The “Cities of Love” franchise has been an inconsistent exercise, and it stays that way with its latest installment, “Berlin, I Love You.” The film composed of a series of vignettes about the German city veers wildly in tone, content, and character development, and quality, too. There is some zaniness here, some realistic pain, and a few stories that are so far off the mark that I’m not sure what they have to do with Berlin at all.
The films in this franchise—Paris, New York City, and Rio—sort of operate as tourist advertisements for the featured cities, and “Berlin, I Love You” has some of that. There is consistent emphasis on the city’s art and music scene, on its openness to individuals coming to the city to work on their creativity and share their creations with others, and Berlin’s unique vibe is effectively communicated to viewers.
Jim Sturgess’s photographer character captures Berlin’s citizens in beautiful black and white portraits; a puppet theater performer played by Dianna Agron draws crowds of engaged, adoring children; a tourist played by Jenna Dewan forms an instant connection with a drummer played by Nolan Funk, and their waltz transforms them to another time in the city; and street performers Sara (Rafaëlle Cohen) and Damiel (Robert Stadlober) bond over 48 hours together. Those stories in particular seem to align most with what Berlin’s citizens would want to portray about their city, about its eccentric spirit and its edgy energy, and they pay the most attention to the location where these characters live.
But there are also some stories here that seem to have absolutely nothing to do with the city, and they feel like wasted opportunities. A segment with Mickey Rourke and Toni Garrn playing would-be lovers is shockingly bad and could take place in any hotel bar in Germany, Europe, or abroad. Diego Luna is cast as a transgender woman who bonds with a 16-year-old boy on his birthday morning, but there’s nothing Berlin-specific here, either. And a story in which four women bond together after embarrassing a film director who has been accused of sexual assault is purposefully timely, with dialogue that focuses on Time’s Up and #MeToo, but those subjects are treated trivially. That vignette ends with a wink at the audience that seems completely out of place given the subject matter.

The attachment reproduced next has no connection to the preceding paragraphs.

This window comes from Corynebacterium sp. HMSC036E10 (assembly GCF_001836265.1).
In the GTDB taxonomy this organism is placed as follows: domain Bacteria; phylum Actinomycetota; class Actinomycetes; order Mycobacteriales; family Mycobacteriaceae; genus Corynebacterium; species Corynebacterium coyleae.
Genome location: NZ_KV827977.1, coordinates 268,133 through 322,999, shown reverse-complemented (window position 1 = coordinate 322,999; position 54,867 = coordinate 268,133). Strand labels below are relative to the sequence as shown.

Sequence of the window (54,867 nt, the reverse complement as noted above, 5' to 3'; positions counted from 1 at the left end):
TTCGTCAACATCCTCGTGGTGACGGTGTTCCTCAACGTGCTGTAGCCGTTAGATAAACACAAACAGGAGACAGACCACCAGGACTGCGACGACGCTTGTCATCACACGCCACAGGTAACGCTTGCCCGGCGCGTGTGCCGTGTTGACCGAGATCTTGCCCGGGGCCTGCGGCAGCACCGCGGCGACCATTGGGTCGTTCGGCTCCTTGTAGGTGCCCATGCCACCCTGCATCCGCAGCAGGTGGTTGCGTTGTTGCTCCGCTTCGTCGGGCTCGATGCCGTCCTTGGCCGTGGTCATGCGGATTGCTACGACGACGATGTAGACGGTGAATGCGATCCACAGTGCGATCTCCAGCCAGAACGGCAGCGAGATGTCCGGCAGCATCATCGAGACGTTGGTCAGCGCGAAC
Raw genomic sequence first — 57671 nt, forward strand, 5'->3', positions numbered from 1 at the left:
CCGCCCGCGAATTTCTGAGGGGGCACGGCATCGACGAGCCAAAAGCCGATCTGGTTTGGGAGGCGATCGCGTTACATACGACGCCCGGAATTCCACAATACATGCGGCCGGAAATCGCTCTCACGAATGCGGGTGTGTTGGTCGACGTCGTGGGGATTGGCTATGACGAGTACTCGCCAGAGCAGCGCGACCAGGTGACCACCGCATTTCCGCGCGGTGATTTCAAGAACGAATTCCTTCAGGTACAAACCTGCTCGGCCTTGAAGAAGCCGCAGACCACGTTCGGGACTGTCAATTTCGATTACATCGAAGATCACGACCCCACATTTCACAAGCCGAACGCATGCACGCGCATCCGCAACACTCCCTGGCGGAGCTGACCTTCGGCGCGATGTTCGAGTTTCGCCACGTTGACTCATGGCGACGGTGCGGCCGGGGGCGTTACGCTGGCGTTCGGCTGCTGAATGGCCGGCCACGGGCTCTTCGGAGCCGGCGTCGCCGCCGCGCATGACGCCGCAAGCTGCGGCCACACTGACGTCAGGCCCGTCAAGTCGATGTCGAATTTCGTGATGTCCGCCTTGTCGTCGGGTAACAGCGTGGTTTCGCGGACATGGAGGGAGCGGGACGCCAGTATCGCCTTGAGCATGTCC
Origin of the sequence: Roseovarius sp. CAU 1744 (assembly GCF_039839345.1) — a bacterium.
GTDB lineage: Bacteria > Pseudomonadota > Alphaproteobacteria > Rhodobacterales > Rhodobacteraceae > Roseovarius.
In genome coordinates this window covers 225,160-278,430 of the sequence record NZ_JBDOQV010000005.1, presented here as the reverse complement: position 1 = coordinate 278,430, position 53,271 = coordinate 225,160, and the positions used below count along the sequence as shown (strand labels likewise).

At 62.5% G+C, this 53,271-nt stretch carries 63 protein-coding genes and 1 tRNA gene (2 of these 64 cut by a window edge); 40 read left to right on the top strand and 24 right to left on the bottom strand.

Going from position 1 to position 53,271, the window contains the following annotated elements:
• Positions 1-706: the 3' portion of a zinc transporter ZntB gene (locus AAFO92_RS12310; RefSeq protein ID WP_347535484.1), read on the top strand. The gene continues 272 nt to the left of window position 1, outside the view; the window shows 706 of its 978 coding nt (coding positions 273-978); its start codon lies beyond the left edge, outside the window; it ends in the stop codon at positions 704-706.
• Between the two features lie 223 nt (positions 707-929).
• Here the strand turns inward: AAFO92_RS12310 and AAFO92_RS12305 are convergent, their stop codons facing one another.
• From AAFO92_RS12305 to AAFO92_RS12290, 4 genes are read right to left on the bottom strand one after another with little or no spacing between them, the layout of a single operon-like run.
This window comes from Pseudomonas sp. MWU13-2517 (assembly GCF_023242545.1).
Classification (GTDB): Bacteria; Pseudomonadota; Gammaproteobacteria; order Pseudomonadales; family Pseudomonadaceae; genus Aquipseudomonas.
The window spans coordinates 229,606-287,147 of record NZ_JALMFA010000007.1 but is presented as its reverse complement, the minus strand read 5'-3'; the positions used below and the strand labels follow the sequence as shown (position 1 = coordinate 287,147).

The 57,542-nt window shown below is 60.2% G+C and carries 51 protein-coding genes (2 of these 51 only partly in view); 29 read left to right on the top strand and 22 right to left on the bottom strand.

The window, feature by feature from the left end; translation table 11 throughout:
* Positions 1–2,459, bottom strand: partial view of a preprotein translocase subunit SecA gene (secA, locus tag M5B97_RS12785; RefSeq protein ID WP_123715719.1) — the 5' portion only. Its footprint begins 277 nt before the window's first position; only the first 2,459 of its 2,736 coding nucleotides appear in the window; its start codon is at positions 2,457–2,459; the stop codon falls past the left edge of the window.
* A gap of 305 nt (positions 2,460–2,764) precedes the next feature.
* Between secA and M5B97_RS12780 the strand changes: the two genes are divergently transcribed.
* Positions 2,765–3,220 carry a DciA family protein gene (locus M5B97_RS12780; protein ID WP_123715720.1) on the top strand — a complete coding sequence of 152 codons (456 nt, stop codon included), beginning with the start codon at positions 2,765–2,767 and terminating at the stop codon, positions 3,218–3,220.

The best segments are those that consider how Berlin is changing: Keira Knightley plays a worker in a refugee camp who spars with her mother (Helen Mirren), but their interactions with a young Middle Eastern boy force them to reevaluate their relationship—this premise could be an entire movie, and Knightley’s and Mirren’s performances are solid. Similarly promising is another segment in which a sex worker hides a refugee man who has been accused of murder; those minutes unflinchingly consider the racism and nationalism present in some German citizens’ treatment of the refugees resettling in their country.
Still, it’s a mixed array, and the disparateness of “Berlin, I Love You” never quite paints a portrait of totality for the city. Perhaps that’s the point—a sort of suggestion that the city is constantly changing and transforming—but that idea could be better served with a collection of segments that are unanimous in their exploration of what Berlin means to its citizens and to outsiders. Without that cohesion, “Berlin, I Love You” is an example of diminishing returns for “Cities of Love.”